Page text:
Just about six months ago, Uber won a big battle with D.C. regulators to have its on-demand car service approved for operation within the nation’s capital. But new regulations from the D.C. Taxi Commission could severely hamper the company’s ability to offer low-cost services in the district.
Last December, the D.C. City Council voted to approve a legal framework that legitimized mobile e-hail applications there, as long as those applications followed certain rules. It defined a new class of for-hire vehicles (taxis and sedans) that could use mobile apps as a way to connect drivers and passengers.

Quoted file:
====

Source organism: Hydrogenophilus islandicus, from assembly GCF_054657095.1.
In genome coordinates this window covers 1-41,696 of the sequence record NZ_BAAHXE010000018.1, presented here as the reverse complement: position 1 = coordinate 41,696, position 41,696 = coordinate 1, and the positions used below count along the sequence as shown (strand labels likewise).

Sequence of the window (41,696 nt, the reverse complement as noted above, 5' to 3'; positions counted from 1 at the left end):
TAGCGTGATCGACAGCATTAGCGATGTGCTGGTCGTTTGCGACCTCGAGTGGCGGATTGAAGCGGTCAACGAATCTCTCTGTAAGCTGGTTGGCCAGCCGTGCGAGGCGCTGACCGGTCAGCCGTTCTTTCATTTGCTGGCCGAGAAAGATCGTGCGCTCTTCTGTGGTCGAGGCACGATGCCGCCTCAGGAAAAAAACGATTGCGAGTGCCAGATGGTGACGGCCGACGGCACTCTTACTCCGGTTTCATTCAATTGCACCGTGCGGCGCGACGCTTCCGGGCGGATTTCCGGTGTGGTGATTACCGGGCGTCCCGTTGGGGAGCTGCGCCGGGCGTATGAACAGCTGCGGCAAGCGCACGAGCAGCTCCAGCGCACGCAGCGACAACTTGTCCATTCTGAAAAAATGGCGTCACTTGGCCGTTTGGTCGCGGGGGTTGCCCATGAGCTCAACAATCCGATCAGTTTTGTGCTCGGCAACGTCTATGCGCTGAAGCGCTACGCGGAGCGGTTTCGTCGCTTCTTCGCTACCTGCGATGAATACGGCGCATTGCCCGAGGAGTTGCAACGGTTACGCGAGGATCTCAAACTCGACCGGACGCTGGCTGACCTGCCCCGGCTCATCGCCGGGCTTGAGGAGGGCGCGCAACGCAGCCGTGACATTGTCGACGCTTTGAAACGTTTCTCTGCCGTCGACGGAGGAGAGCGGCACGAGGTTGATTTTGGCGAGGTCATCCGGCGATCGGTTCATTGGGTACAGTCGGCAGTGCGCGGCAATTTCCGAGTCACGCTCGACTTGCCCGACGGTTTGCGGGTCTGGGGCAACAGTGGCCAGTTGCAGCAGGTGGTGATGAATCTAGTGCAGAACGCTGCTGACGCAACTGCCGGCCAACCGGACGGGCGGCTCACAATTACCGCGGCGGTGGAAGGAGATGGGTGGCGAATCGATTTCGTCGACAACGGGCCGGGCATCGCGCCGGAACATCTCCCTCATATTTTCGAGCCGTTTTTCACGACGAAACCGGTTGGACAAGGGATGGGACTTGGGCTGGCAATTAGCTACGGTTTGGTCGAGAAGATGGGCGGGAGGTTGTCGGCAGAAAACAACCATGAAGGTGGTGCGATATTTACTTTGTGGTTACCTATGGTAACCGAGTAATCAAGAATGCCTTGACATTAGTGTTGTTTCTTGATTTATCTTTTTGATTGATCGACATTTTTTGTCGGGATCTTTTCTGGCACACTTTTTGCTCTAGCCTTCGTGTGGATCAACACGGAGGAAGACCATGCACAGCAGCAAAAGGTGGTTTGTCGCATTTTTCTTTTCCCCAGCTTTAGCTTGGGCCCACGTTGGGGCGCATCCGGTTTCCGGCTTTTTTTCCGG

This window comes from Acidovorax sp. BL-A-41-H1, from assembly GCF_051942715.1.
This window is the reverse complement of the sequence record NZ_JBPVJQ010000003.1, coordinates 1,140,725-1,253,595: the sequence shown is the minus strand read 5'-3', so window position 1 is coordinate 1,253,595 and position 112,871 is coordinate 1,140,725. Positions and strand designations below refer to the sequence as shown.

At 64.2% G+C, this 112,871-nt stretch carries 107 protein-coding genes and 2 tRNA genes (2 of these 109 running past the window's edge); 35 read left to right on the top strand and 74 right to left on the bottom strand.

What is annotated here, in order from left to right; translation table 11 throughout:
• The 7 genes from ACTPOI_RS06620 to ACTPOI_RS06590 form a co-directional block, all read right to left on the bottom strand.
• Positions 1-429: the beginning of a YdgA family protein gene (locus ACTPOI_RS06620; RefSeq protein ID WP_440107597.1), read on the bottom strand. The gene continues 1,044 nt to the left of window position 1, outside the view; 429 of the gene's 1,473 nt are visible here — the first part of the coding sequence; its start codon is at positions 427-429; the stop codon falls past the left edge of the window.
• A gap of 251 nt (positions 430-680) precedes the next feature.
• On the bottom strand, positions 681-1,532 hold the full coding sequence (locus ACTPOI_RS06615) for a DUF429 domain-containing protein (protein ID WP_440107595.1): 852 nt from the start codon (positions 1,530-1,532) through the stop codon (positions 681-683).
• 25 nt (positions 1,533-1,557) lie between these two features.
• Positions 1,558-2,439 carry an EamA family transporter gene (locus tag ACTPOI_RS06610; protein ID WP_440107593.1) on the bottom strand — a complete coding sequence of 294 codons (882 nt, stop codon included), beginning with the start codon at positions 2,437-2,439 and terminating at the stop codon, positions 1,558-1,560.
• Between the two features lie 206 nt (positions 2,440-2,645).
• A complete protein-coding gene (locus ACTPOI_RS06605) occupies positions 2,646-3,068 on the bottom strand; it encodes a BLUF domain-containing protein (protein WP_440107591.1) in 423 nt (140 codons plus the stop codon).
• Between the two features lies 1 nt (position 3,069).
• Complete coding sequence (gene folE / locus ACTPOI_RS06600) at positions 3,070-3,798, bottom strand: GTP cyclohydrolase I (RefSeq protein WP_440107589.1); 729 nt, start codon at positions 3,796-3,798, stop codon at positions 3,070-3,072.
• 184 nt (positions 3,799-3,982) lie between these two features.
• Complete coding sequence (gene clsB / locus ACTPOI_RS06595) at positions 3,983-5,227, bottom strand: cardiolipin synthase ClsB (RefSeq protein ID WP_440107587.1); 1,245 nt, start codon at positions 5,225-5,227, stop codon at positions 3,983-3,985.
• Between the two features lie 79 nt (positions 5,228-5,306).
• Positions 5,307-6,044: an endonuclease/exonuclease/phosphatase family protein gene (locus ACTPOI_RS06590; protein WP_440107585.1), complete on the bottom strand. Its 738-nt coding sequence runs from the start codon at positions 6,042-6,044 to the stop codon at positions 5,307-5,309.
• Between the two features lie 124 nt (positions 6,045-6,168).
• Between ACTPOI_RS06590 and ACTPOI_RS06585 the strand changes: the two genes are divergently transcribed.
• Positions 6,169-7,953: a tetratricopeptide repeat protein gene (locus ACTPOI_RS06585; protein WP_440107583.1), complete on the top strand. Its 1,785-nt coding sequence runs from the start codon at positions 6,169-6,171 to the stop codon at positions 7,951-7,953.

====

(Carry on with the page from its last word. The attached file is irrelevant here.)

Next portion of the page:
The unanimous City Council vote followed a year of negotiations with local regulators to get its services approved for usage within the district. (The very public fight even included a sting operation by D.C. Taxi Commissioner Ron Linton in which he took an Uber and then handed over a variety of fines to the driver.) Still, after a whole lot of back-and-forth, it seemed like Uber was finally in the clear.